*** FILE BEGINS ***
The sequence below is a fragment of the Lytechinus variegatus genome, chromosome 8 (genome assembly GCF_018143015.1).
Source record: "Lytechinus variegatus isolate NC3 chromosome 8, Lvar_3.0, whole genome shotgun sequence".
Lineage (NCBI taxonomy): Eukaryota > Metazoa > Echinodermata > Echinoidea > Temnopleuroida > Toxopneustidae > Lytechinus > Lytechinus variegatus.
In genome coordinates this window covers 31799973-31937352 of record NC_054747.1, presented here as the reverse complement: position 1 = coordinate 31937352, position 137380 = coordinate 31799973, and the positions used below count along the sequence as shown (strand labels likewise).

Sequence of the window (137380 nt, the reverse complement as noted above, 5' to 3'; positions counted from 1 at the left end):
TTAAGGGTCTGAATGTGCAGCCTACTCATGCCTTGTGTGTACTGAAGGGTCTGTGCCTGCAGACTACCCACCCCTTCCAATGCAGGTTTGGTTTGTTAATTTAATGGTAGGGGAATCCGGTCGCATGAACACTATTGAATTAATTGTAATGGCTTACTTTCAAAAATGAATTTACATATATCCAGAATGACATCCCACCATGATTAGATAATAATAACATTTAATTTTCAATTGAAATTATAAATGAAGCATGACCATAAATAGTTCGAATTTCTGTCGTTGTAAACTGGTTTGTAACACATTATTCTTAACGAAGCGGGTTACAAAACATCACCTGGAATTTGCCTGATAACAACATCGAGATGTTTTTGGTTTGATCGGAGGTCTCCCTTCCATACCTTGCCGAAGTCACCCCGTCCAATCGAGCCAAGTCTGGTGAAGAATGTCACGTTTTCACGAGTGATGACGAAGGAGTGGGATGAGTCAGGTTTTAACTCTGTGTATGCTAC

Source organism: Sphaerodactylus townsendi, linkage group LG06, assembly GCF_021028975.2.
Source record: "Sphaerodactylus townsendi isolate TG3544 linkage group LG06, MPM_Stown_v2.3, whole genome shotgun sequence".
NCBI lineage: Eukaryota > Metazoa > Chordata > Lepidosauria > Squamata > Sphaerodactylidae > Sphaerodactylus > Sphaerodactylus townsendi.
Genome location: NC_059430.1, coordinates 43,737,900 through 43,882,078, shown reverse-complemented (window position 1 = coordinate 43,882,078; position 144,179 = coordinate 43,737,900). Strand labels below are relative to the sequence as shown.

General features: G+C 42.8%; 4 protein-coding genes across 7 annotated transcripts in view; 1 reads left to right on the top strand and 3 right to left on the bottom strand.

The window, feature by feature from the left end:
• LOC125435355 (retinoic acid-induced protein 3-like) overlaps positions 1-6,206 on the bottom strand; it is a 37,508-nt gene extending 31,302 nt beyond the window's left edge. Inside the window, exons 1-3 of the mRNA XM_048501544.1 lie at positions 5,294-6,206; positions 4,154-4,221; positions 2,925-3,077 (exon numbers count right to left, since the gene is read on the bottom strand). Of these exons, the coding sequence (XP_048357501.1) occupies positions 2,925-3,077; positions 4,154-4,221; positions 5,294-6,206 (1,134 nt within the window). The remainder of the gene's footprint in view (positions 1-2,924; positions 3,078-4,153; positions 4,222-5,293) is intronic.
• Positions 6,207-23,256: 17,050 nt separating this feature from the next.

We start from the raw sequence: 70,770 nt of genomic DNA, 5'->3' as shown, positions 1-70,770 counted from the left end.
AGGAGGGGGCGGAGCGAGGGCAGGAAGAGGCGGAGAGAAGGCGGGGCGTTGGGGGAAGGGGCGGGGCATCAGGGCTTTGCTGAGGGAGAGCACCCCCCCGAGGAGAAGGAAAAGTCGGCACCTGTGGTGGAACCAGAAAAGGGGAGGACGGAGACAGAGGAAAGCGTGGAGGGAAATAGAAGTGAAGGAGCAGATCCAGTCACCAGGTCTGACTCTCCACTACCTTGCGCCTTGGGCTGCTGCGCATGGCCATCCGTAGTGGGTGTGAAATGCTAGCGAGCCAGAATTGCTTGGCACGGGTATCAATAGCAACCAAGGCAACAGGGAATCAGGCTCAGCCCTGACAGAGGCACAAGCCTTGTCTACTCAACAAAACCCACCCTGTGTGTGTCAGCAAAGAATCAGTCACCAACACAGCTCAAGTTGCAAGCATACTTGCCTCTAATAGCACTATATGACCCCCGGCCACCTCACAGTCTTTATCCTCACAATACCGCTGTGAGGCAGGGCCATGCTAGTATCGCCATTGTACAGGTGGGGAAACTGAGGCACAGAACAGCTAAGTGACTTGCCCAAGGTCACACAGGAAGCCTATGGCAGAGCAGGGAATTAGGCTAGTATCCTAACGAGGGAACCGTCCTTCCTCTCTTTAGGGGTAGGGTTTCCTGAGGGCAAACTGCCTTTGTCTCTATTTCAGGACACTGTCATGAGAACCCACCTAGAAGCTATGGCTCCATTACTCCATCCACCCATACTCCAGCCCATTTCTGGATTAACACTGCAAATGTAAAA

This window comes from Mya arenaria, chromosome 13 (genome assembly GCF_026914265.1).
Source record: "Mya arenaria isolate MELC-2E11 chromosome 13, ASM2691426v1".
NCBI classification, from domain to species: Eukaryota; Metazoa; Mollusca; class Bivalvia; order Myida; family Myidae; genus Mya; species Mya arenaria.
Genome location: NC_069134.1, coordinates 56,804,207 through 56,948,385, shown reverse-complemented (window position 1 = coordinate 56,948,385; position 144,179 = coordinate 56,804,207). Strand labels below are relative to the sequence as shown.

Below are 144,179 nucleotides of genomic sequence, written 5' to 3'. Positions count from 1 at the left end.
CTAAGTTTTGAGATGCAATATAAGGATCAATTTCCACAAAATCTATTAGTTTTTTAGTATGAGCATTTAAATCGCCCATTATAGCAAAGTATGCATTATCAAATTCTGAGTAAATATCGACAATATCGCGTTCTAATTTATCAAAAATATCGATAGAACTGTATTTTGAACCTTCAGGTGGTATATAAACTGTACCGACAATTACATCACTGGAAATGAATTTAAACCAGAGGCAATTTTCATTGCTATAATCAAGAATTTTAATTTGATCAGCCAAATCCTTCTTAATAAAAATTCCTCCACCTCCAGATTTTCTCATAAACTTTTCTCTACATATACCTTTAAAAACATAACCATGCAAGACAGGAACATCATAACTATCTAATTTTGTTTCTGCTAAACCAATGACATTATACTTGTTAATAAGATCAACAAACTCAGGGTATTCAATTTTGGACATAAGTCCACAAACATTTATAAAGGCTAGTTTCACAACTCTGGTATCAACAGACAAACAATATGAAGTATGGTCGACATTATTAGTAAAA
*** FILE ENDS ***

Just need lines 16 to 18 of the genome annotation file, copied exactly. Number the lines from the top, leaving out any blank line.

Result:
AGGAGGGGGCGGAGCGAGGGCAGGAAGAGGCGGAGAGAAGGCGGGGCGTTGGGGGAAGGGGCGGGGCATCAGGGCTTTGCTGAGGGAGAGCACCCCCCCGAGGAGAAGGAAAAGTCGGCACCTGTGGTGGAACCAGAAAAGGGGAGGACGGAGACAGAGGAAAGCGTGGAGGGAAATAGAAGTGAAGGAGCAGATCCAGTCACCAGGTCTGACTCTCCACTACCTTGCGCCTTGGGCTGCTGCGCATGGCCATCCGTAGTGGGTGTGAAATGCTAGCGAGCCAGAATTGCTTGGCACGGGTATCAATAGCAACCAAGGCAACAGGGAATCAGGCTCAGCCCTGACAGAGGCACAAGCCTTGTCTACTCAACAAAACCCACCCTGTGTGTGTCAGCAAAGAATCAGTCACCAACACAGCTCAAGTTGCAAGCATACTTGCCTCTAATAGCACTATATGACCCCCGGCCACCTCACAGTCTTTATCCTCACAATACCGCTGTGAGGCAGGGCCATGCTAGTATCGCCATTGTACAGGTGGGGAAACTGAGGCACAGAACAGCTAAGTGACTTGCCCAAGGTCACACAGGAAGCCTATGGCAGAGCAGGGAATTAGGCTAGTATCCTAACGAGGGAACCGTCCTTCCTCTCTTTAGGGGTAGGGTTTCCTGAGGGCAAACTGCCTTTGTCTCTATTTCAGGACACTGTCATGAGAACCCACCTAGAAGCTATGGCTCCATTACTCCATCCACCCATACTCCAGCCCATTTCTGGATTAACACTGCAAATGTAAAA

This window comes from Mya arenaria, chromosome 13 (genome assembly GCF_026914265.1).
Source record: "Mya arenaria isolate MELC-2E11 chromosome 13, ASM2691426v1".